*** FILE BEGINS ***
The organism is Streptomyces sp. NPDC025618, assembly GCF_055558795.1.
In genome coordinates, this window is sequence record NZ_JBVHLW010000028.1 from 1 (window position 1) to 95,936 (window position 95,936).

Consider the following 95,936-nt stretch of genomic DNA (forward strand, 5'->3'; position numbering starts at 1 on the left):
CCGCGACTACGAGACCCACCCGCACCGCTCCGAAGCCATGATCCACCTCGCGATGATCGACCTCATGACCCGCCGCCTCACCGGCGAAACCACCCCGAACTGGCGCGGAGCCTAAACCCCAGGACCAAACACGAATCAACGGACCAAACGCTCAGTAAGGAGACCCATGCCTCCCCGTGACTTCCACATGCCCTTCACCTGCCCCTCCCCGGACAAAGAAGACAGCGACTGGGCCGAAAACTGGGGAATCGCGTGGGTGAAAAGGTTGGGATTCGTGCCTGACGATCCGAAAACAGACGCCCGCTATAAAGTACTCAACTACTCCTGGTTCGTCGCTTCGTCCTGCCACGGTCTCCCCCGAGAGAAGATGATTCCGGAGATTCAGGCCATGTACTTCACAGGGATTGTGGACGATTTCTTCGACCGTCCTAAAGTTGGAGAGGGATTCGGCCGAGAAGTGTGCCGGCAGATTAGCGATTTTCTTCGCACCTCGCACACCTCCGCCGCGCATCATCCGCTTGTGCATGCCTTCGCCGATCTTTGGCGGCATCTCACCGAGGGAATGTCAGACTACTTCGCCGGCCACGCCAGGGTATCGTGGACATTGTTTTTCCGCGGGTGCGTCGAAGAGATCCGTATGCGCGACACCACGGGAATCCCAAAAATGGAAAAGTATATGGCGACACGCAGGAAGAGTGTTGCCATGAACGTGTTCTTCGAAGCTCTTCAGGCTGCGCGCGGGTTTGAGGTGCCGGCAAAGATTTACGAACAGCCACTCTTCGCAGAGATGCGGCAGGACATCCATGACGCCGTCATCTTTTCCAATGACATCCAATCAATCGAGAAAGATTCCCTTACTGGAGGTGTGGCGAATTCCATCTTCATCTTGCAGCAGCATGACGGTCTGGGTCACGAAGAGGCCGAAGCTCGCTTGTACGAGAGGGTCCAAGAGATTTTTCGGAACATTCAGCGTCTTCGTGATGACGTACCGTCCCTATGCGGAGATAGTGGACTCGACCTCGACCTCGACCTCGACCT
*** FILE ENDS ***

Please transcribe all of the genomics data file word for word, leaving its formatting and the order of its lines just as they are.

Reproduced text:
The organism is Streptomyces sp. NPDC025618, assembly GCF_055558795.1.
In genome coordinates, this window is sequence record NZ_JBVHLW010000028.1 from 1 (window position 1) to 95,936 (window position 95,936).

Consider the following 95,936-nt stretch of genomic DNA (forward strand, 5'->3'; position numbering starts at 1 on the left):
CCGCGACTACGAGACCCACCCGCACCGCTCCGAAGCCATGATCCACCTCGCGATGATCGACCTCATGACCCGCCGCCTCACCGGCGAAACCACCCCGAACTGGCGCGGAGCCTAAACCCCAGGACCAAACACGAATCAACGGACCAAACGCTCAGTAAGGAGACCCATGCCTCCCCGTGACTTCCACATGCCCTTCACCTGCCCCTCCCCGGACAAAGAAGACAGCGACTGGGCCGAAAACTGGGGAATCGCGTGGGTGAAAAGGTTGGGATTCGTGCCTGACGATCCGAAAACAGACGCCCGCTATAAAGTACTCAACTACTCCTGGTTCGTCGCTTCGTCCTGCCACGGTCTCCCCCGAGAGAAGATGATTCCGGAGATTCAGGCCATGTACTTCACAGGGATTGTGGACGATTTCTTCGACCGTCCTAAAGTTGGAGAGGGATTCGGCCGAGAAGTGTGCCGGCAGATTAGCGATTTTCTTCGCACCTCGCACACCTCCGCCGCGCATCATCCGCTTGTGCATGCCTTCGCCGATCTTTGGCGGCATCTCACCGAGGGAATGTCAGACTACTTCGCCGGCCACGCCAGGGTATCGTGGACATTGTTTTTCCGCGGGTGCGTCGAAGAGATCCGTATGCGCGACACCACGGGAATCCCAAAAATGGAAAAGTATATGGCGACACGCAGGAAGAGTGTTGCCATGAACGTGTTCTTCGAAGCTCTTCAGGCTGCGCGCGGGTTTGAGGTGCCGGCAAAGATTTACGAACAGCCACTCTTCGCAGAGATGCGGCAGGACATCCATGACGCCGTCATCTTTTCCAATGACATCCAATCAATCGAGAAAGATTCCCTTACTGGAGGTGTGGCGAATTCCATCTTCATCTTGCAGCAGCATGACGGTCTGGGTCACGAAGAGGCCGAAGCTCGCTTGTACGAGAGGGTCCAAGAGATTTTTCGGAACATTCAGCGTCTTCGTGATGACGTACCGTCCCTATGCGGAGATAGTGGACTCGACCTCGACCTCGACCTCGACCT